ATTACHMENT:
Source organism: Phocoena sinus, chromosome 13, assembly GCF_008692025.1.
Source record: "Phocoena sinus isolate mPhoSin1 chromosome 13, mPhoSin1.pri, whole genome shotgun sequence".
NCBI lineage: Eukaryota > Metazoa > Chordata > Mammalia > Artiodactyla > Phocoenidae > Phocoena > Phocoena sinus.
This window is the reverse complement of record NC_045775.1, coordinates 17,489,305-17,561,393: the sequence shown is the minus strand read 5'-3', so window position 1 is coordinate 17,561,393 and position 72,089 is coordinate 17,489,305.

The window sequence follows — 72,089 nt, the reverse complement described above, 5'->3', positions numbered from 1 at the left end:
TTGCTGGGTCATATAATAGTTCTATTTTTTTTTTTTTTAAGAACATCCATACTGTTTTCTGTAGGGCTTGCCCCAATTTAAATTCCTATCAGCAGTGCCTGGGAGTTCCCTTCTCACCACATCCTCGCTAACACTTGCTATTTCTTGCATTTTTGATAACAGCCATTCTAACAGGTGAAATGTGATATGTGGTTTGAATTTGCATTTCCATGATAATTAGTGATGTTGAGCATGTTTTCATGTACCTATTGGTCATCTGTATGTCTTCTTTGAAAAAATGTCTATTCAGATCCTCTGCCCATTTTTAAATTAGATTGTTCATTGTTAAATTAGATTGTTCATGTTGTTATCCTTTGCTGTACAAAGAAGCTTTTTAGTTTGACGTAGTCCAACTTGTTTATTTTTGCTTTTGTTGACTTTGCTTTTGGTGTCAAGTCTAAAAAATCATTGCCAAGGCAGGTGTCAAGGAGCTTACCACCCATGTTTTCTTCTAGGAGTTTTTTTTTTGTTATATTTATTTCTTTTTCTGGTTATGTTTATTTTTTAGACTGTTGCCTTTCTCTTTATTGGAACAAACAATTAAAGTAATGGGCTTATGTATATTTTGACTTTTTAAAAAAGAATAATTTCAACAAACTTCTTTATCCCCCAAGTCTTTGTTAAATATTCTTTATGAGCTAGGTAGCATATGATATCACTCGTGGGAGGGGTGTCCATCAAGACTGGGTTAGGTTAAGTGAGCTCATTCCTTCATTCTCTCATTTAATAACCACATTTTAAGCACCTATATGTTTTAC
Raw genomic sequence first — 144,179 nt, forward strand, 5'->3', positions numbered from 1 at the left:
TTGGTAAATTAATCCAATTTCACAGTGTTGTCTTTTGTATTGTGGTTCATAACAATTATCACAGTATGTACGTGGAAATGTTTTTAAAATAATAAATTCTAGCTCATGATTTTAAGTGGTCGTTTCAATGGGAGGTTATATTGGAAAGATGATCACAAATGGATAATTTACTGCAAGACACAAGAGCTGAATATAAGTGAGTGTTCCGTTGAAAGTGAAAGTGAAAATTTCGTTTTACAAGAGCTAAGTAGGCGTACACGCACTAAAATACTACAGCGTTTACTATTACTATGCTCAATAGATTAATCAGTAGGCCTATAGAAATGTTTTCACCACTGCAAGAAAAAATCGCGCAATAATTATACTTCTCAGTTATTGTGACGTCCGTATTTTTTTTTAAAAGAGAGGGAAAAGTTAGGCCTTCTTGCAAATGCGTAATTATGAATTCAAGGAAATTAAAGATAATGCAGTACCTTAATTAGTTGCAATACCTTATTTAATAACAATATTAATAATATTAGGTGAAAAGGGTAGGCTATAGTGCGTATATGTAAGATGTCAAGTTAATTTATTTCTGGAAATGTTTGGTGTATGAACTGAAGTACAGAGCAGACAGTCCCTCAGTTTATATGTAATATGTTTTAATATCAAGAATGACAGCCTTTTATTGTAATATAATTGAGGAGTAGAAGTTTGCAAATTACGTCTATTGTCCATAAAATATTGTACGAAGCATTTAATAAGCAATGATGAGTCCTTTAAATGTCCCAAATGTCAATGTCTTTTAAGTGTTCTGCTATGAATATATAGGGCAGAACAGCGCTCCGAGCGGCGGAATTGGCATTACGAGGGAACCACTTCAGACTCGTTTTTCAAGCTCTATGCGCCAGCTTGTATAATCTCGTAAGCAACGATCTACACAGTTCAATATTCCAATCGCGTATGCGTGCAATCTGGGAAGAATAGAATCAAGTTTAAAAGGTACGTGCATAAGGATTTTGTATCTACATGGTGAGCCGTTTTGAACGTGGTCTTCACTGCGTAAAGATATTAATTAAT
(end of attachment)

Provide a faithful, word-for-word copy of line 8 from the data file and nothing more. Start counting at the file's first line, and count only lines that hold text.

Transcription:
TTGGTAAATTAATCCAATTTCACAGTGTTGTCTTTTGTATTGTGGTTCATAACAATTATCACAGTATGTACGTGGAAATGTTTTTAAAATAATAAATTCTAGCTCATGATTTTAAGTGGTCGTTTCAATGGGAGGTTATATTGGAAAGATGATCACAAATGGATAATTTACTGCAAGACACAAGAGCTGAATATAAGTGAGTGTTCCGTTGAAAGTGAAAGTGAAAATTTCGTTTTACAAGAGCTAAGTAGGCGTACACGCACTAAAATACTACAGCGTTTACTATTACTATGCTCAATAGATTAATCAGTAGGCCTATAGAAATGTTTTCACCACTGCAAGAAAAAATCGCGCAATAATTATACTTCTCAGTTATTGTGACGTCCGTATTTTTTTTTAAAAGAGAGGGAAAAGTTAGGCCTTCTTGCAAATGCGTAATTATGAATTCAAGGAAATTAAAGATAATGCAGTACCTTAATTAGTTGCAATACCTTATTTAATAACAATATTAATAATATTAGGTGAAAAGGGTAGGCTATAGTGCGTATATGTAAGATGTCAAGTTAATTTATTTCTGGAAATGTTTGGTGTATGAACTGAAGTACAGAGCAGACAGTCCCTCAGTTTATATGTAATATGTTTTAATATCAAGAATGACAGCCTTTTATTGTAATATAATTGAGGAGTAGAAGTTTGCAAATTACGTCTATTGTCCATAAAATATTGTACGAAGCATTTAATAAGCAATGATGAGTCCTTTAAATGTCCCAAATGTCAATGTCTTTTAAGTGTTCTGCTATGAATATATAGGGCAGAACAGCGCTCCGAGCGGCGGAATTGGCATTACGAGGGAACCACTTCAGACTCGTTTTTCAAGCTCTATGCGCCAGCTTGTATAATCTCGTAAGCAACGATCTACACAGTTCAATATTCCAATCGCGTATGCGTGCAATCTGGGAAGAATAGAATCAAGTTTAAAAGGTACGTGCATAAGGATTTTGTATCTACATGGTGAGCCGTTTTGAACGTGGTCTTCACTGCGTAAAGATATTAATTAAT